Please use this identifier to cite or link to this item: http://hdl.handle.net/2381/32105
Title: The macro- and microfossil record of the middle Cambrian priapulid Ottoia
Authors: Smith, Martin R.
Harvey, Thomas H. P.
Butterfield, Nicholas J.
First Published: 6-May-2015
Publisher: Wiley for Palaeontological Association
Citation: Palaeontology Vol. 58, Part 4, 2015, pp. 705–721]
Abstract: The stem group priapulid Ottoia Walcott, 1911 is the most abundant worm in the mid Cambrian Burgess Shale, but has not been unambiguously demonstrated elsewhere. High resolution electron and optical microscopy of macroscopic Burgess Shale specimens reveals the detailed anatomy of its robust hooks, spines and pharyngeal teeth, establishing the presence of two species: Ottoia prolifica Walcott, 1911 and Ottoia tricuspida sp. nov. Direct comparison of these sclerotized elements with a suite of shale hosted mid to late Cambrian microfossils extends the range of ottoiid priapulids throughout the middle to upper Cambrian strata of the Western Canada Sedimentary Basin. Ottoiid priapulids represented an important component of Cambrian ecosystems: they occur in a range of lithologies and thrived in shallow water as well as the deep water setting of the Burgess Shale. A wider survey of Burgess Shale macrofossils reveals specific characters that diagnose priapulid sclerites more generally, establishing the affinity of a wide range of Small Carbonaceous Fossils and demonstrating the prominent role of priapulids in Cambrian seas.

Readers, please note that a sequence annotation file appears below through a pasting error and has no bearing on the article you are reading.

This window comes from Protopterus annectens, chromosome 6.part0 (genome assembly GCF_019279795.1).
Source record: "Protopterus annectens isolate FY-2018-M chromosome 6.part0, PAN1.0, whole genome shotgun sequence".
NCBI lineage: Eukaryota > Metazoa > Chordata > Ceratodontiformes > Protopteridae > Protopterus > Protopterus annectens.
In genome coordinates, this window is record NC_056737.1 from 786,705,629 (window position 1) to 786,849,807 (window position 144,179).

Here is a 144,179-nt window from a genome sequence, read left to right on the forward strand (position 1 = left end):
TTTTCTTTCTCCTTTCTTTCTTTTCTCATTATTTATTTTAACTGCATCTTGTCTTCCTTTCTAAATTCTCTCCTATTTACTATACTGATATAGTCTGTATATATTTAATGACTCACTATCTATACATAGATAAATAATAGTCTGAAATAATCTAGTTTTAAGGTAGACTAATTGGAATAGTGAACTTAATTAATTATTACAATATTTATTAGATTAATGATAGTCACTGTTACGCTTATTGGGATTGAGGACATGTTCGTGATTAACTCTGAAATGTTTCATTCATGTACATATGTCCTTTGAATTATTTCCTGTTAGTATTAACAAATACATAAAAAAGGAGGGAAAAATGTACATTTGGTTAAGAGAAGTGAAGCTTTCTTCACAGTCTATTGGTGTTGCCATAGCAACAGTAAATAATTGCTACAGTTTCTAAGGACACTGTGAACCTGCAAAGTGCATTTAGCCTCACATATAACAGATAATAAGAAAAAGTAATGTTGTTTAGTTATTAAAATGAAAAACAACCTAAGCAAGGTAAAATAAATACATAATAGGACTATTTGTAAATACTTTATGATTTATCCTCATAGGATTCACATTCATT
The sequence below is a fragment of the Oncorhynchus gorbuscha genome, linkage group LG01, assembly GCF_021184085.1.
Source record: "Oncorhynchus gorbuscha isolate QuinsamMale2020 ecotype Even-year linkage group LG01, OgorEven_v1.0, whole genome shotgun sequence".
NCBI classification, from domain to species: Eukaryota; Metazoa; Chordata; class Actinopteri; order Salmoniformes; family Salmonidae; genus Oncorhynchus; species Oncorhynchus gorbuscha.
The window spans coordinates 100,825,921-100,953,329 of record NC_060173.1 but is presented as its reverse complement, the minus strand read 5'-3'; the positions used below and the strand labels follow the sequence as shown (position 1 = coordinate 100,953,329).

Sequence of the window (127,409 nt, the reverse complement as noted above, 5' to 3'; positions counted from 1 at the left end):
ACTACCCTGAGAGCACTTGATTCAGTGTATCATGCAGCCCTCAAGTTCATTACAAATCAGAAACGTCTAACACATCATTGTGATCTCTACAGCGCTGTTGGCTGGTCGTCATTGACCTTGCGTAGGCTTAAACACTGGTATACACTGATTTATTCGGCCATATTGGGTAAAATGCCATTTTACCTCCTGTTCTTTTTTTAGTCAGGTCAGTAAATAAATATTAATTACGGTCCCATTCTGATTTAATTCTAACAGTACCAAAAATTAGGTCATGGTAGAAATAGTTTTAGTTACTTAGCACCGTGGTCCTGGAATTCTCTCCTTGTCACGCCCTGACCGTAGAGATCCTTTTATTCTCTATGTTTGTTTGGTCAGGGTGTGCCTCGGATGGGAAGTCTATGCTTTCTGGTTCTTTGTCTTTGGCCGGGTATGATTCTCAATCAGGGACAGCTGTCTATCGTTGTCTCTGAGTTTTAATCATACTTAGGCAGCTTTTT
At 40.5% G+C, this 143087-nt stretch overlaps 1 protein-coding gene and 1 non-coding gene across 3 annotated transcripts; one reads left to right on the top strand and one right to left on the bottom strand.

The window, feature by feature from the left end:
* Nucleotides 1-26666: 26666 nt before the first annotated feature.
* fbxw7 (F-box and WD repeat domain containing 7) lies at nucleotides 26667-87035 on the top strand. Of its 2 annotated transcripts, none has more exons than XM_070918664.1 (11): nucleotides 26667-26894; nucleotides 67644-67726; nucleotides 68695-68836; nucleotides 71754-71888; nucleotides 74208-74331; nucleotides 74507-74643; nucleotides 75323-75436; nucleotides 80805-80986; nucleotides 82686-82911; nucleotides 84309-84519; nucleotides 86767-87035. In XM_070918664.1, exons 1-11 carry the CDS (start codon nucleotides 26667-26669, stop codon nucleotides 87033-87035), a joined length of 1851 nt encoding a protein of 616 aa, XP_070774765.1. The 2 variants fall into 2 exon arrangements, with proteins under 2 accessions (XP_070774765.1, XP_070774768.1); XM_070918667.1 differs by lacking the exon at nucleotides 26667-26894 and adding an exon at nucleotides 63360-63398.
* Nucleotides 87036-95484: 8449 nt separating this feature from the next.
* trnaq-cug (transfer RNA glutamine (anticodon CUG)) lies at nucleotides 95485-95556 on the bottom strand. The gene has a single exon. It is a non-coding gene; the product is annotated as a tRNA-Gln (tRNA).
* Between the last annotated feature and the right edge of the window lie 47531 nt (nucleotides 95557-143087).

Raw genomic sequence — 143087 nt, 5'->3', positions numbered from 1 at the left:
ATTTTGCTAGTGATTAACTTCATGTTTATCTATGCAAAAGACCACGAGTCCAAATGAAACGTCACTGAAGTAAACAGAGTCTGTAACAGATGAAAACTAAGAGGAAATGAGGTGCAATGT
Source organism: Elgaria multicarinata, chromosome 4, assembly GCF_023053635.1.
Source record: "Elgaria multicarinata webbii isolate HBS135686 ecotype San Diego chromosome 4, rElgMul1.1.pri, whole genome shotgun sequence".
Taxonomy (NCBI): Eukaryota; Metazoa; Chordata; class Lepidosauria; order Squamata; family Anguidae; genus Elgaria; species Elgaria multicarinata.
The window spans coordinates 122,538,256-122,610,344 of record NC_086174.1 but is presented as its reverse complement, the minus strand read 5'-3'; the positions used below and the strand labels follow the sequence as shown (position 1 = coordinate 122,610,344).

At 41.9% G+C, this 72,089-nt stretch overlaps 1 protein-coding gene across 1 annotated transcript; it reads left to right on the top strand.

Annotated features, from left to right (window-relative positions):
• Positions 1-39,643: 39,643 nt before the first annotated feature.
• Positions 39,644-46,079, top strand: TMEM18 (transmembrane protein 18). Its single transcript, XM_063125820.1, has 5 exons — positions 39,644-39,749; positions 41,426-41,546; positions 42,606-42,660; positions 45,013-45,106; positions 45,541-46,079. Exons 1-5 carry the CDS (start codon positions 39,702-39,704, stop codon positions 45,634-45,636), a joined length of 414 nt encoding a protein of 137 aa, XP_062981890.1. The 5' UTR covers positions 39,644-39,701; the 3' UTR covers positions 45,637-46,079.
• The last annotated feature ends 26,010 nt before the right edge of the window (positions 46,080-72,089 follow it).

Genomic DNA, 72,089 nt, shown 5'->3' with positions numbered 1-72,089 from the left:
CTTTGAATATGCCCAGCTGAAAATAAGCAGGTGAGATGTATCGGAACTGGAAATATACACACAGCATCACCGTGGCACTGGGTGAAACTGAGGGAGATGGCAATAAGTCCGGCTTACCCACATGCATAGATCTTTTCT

DOI Link: 10.1111/pala.12168
ISSN: 0031-0239
eISSN: 1475-4983
Links: http://onlinelibrary.wiley.com/doi/10.1111/pala.12168/abstract
http://hdl.handle.net/2381/32105
Version: Published version (Publisher PDF)
Status: Peer-reviewed
Type: Journal Article
Rights: © 2015 The Authors. Palaeontology published by John Wiley & Sons on behalf of The Palaeontological Association. This is an open access article under the terms of the Creative Commons Attribution License http://creativecommons.org/licenses/by/4.0/, which permits use, distribution and reproduction in any medium, provided the original work is properly cited.
Description: Data for this study are available in the Dryad digital repository: http://dx.doi.org/10.5061/dryad.km109.
Appears in Collections:Published Articles, Dept. of Geology

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